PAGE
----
"Let your gun therefore be your constant companion of your walks." --Thomas Jefferson
In a St. Louis suburb this week, Riccardo Crossland was charged with robbery and assault after he and another thug held a 23-year-old Florida man at gunpoint, demanding his money. After obtaining his wallet and watch, Crossland turned and took a few steps away from the robbery victim, then turned back and raised his weapon.
Unfortunately for Crossland, the man he was robbing was legally permitted to carry a concealed handgun -- and was carrying one at the time. (Florida permits are honored by Missouri. In fact, most Southeastern states -- where constitutional rule of law still prevails -- have reciprocity agreements for concealed carry permits.)
As Crossland brandished his weapon, the "victim" drew his weapon and opened fire, wounding Crossland. Police arrived soon thereafter, transported Crossland to the hospital, and congratulated his intended victim. Bridgeton Police Major Don Steinman told reporters, "Here was a robbery where we have a good ending."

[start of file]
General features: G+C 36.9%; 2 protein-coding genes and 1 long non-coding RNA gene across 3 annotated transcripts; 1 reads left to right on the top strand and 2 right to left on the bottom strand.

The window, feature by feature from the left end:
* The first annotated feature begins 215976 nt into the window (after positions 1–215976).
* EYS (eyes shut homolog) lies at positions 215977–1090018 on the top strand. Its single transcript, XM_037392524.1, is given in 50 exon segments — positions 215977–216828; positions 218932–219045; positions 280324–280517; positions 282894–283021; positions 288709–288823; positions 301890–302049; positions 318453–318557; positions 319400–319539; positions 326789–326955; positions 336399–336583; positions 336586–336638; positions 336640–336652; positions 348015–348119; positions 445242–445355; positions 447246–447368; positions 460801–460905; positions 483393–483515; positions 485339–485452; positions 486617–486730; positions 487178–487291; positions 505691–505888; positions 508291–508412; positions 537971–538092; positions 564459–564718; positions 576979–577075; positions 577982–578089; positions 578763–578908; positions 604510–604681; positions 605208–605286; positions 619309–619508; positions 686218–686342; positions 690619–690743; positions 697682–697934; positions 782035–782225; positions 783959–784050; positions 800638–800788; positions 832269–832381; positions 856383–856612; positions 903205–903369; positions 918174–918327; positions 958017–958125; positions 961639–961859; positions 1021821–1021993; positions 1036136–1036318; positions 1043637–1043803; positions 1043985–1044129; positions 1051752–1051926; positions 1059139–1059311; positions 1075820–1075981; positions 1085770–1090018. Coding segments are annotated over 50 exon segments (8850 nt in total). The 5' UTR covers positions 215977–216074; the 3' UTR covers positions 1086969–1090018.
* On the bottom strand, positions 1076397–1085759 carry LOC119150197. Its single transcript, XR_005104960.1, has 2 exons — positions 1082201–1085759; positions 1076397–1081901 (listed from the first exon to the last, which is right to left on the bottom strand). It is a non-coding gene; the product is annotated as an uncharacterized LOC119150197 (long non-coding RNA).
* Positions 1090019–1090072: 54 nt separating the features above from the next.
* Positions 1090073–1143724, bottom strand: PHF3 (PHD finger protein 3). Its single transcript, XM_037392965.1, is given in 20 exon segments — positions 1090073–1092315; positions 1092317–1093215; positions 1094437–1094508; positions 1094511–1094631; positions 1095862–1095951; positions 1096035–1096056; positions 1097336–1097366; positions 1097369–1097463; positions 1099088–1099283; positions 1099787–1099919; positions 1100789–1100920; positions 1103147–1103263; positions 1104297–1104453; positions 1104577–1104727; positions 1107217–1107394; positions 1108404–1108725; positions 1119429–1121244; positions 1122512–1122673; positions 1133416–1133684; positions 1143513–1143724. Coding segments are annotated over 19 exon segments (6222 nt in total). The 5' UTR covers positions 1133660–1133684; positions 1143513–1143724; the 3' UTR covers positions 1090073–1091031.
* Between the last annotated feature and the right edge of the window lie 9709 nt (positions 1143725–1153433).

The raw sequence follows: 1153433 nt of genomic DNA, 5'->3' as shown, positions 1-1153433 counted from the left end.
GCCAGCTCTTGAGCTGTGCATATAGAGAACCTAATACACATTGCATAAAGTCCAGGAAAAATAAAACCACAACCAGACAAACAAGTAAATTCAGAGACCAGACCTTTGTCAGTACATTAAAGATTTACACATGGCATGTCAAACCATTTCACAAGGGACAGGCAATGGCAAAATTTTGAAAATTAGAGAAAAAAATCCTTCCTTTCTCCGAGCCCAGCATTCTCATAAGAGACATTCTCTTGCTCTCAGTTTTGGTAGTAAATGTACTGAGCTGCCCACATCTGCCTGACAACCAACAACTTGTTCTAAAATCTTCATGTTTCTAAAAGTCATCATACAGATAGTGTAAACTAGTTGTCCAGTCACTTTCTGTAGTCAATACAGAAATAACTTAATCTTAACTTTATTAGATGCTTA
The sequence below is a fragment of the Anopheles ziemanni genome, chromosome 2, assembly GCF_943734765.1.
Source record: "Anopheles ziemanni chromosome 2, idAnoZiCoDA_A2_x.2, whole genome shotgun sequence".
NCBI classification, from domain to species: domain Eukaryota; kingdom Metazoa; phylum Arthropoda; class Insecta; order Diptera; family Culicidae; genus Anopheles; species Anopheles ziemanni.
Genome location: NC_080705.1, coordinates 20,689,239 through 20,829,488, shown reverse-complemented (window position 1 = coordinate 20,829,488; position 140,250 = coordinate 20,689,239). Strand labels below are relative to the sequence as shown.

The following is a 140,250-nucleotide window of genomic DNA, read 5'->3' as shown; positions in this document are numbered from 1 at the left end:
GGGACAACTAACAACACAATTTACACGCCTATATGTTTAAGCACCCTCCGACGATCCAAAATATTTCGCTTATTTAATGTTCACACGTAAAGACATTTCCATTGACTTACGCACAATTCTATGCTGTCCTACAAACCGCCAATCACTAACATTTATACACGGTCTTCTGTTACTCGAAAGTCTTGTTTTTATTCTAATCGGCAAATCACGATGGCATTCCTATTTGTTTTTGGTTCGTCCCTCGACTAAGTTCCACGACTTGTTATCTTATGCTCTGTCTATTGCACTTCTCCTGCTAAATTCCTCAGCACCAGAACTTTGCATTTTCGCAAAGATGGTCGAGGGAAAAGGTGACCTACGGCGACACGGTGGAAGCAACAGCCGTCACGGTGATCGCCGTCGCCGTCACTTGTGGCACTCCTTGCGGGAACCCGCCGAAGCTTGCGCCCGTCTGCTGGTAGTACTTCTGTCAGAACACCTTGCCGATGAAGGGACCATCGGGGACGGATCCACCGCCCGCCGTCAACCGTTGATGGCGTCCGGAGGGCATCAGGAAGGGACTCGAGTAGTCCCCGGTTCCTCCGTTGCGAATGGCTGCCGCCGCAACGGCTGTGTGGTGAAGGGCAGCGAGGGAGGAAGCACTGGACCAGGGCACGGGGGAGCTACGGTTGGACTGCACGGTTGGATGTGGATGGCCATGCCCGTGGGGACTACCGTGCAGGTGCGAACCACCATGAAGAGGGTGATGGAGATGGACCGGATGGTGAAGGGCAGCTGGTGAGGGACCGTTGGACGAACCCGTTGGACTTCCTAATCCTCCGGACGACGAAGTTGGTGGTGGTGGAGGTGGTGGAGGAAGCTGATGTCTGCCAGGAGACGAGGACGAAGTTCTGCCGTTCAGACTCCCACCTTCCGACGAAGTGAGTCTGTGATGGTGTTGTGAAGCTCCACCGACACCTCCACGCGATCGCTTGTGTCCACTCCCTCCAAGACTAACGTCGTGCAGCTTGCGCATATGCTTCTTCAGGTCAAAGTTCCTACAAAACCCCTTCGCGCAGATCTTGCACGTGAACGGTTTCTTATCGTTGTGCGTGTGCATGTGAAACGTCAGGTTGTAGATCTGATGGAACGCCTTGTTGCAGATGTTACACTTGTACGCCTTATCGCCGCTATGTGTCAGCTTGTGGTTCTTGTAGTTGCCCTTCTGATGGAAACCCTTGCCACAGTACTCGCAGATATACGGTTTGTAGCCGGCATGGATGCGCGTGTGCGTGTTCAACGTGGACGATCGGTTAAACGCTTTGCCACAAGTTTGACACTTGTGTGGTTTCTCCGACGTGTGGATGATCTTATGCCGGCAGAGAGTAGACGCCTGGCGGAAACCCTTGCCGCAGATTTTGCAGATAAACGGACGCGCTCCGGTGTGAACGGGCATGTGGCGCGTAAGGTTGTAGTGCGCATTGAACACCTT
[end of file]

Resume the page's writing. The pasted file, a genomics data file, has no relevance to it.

In a footnote to this crime, it turns out that Crossland was carrying a pellet gun modeled after a .45 caliber automatic. A shoe-in for the Non Compos Mentis Award, you say? Granted, Crossland was ignorant of the fact that his intended victim could defend himself, but I relate his story only as a segue to introduce the real winner.
That would be one Christian Trejbal, a writer with the Roanoke Times in Virginia.
Trejbal describes himself in his bio as "a philosopher and historian who discovered editorial writing." He queries, "Who needs to finish a Ph.D.?" Apparently not Trejbal, who is already "piling it higher and deeper" as an editorialist.
Trejbal is the Don Quixote de la Roanoke, who jousts with government-database windmills using the Freedom of Information Act lance. In an editorial last Sunday celebrating "Sunshine Week, the annual week in which we reflect on the importance of open government and public records," Trejbal boldly went where no man had before. "To mark the occasion," he wrote, "I want to take you on an excursion into freedom of information land."
And that he did.
In the interest of public safety, Trejbal and the Roanoke Times would have done a fine public service by launching, say, an Internet database listing paroled violent felons, stalkers and murderers. Instead, however, he went after what he apparently considers an equally dangerous lot.
Trejbal wrote, "A state that puts sex offender data online complete with an interactive map could easily do the same with gun permits, but it does not. ... There are plenty of reasons to question the wisdom of widespread gun ownership, too."